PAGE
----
No. I know Julian. Nice enough chap, of course, but I’m quite happy being me. Can I make a shameful confession? The character was called "briefing officer" in the script. I didn't even know it was supposed to be General Veers.
Recently you've appeared in a number of movies, including the first Pirates of the Caribbean. You played a small but memorable role in one of the opening scenes as the Port Royal Harbormaster. You inform Jack Sparrow that it is a shilling to tie up his ship and that you will need to know his name before settling on three shillings and the name 'Smith'. How different is it going from a central role in something like ‘Allo ‘Allo! to a small part like in Pirates of the Caribbean? Are there different pressures involved and does that make you more or less at ease in one situation or the other?
Thanks for replaying the scene for me. I'd forgotten what it was about. As a matter of fact though, this is a very interesting question. I hadn't thought of it in those terms before but indeed the pressures are very different. I have a memory, now that you mention it, of not wanting to let Johnny down because it was his movie and he had a lot to do. I suppose others felt the same about me in ‘Allo ‘Allo! ... where I felt entirely at home and in control. I’m glad you say 'memorable', because I think that little scene worked well. Kids still come up to me and quote the lines. And the fact is that Johnny’s entrance into the picture was the best I have ever seen for any leading man into any picture. Ever.
Along a similar train of thought, having worked on stage, television, cinema and even voice-acting, do you have a favorite acting medium? What advantages or drawbacks does this have compared to the others?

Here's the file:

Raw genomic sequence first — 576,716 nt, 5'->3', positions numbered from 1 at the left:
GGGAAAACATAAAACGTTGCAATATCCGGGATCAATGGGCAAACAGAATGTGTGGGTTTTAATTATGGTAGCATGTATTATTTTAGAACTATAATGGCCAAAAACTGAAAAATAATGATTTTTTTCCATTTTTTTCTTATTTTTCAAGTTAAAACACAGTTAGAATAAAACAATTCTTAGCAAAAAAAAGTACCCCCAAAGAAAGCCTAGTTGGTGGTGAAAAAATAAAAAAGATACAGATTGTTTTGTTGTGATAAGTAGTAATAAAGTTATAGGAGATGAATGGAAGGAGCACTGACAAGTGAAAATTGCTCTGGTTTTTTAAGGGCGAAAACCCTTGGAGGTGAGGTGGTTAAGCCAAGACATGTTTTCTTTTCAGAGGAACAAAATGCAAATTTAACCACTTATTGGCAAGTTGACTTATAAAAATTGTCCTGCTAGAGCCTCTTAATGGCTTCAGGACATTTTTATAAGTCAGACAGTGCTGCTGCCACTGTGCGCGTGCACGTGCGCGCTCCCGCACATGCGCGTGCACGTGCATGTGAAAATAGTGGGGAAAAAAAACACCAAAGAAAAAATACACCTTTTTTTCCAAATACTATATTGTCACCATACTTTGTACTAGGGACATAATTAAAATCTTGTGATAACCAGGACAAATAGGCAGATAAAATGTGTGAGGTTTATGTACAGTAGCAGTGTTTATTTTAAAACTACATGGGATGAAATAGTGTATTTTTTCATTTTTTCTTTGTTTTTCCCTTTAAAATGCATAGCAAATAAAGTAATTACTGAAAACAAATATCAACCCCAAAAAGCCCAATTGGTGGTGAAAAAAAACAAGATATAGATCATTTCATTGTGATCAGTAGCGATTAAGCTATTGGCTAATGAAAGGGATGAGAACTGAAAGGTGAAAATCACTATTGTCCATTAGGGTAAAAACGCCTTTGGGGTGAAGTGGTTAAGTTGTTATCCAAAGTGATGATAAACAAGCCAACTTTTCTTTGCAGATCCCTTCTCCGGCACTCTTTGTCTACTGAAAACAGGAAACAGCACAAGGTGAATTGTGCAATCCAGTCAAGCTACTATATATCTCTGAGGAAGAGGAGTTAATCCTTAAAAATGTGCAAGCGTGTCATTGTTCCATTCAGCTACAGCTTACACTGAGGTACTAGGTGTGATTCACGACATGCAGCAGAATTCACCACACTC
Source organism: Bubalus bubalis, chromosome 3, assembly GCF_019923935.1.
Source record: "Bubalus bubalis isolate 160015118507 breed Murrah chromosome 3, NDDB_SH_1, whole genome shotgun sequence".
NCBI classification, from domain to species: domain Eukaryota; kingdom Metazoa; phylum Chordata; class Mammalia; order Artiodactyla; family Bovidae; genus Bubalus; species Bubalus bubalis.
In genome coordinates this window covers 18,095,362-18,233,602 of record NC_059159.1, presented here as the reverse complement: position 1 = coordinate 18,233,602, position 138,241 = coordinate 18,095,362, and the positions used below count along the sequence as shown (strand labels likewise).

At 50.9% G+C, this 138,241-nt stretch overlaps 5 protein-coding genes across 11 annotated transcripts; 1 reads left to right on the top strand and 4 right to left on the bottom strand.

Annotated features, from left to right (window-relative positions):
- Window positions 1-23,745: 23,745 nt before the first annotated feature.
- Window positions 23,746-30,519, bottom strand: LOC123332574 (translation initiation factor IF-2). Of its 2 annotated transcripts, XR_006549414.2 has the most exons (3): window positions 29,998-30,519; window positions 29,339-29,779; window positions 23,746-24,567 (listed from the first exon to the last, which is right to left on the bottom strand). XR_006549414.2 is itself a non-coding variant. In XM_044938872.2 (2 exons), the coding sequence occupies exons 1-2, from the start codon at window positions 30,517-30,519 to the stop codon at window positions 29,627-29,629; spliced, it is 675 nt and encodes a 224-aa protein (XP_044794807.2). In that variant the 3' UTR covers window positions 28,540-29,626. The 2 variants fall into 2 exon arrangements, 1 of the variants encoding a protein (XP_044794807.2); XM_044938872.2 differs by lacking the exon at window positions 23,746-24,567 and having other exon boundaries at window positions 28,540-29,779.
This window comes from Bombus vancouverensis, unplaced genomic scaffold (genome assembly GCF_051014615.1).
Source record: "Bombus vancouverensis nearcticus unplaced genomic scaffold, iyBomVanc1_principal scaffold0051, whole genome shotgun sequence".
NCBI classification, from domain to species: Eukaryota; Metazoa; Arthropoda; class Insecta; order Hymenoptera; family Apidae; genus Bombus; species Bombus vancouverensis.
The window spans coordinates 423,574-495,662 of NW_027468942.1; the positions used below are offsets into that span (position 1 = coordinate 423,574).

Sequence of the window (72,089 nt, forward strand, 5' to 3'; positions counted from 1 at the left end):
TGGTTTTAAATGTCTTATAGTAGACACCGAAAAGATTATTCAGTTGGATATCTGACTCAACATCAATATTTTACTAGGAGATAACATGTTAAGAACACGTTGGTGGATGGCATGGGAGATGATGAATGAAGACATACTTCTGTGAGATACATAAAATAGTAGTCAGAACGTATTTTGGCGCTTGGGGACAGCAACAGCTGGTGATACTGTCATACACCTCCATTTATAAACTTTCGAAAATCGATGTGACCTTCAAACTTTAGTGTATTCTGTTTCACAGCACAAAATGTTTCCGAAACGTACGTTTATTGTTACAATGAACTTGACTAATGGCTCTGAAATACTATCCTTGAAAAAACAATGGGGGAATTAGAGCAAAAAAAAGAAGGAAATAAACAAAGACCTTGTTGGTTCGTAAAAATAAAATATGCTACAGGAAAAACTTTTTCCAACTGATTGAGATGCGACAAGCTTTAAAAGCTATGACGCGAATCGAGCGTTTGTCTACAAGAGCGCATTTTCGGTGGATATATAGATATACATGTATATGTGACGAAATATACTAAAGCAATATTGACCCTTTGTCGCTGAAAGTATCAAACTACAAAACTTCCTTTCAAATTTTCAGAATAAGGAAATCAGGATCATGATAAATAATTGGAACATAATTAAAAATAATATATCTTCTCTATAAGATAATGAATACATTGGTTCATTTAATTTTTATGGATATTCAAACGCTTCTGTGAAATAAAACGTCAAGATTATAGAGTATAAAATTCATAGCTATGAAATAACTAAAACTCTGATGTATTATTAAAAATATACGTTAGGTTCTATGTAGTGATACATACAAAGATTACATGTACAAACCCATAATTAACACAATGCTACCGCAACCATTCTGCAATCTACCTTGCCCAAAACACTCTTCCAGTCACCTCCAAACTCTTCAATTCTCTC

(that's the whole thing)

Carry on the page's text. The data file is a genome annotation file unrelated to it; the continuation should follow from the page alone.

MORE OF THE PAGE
I’m going through my "movie period". Picasso had a blue period, so why not? It doesn't exclude other work but it happens to be what interests me most at the moment and I am learning all the time.
In addition to English, you speak French, German, and a little Italian. You've done a number of roles where an accent has been a prominent factor. Does your mastery of multiple languages give an edge in those parts? Do you have a naturally 'musical ear' or are accents something you have to work at?
I do have a musical ear and a facility for accents. (Hey Groening! I’m still available!) Sorry, I digress. Casting directors like this. It also helps in learning (and speaking) foreign languages. I don't know about an edge, but it does give me latitude when playing roles and it means I can make choices. Combined with a 'mime' face, on which I can paint a character, it means I rarely look or sound the same in two roles.
You've begun making convention appearances along with several other ‘Allo ‘Allo! cast members. How do you like the convention experience? Do you get to catch up with all your ‘Allo ‘Allo! cast members?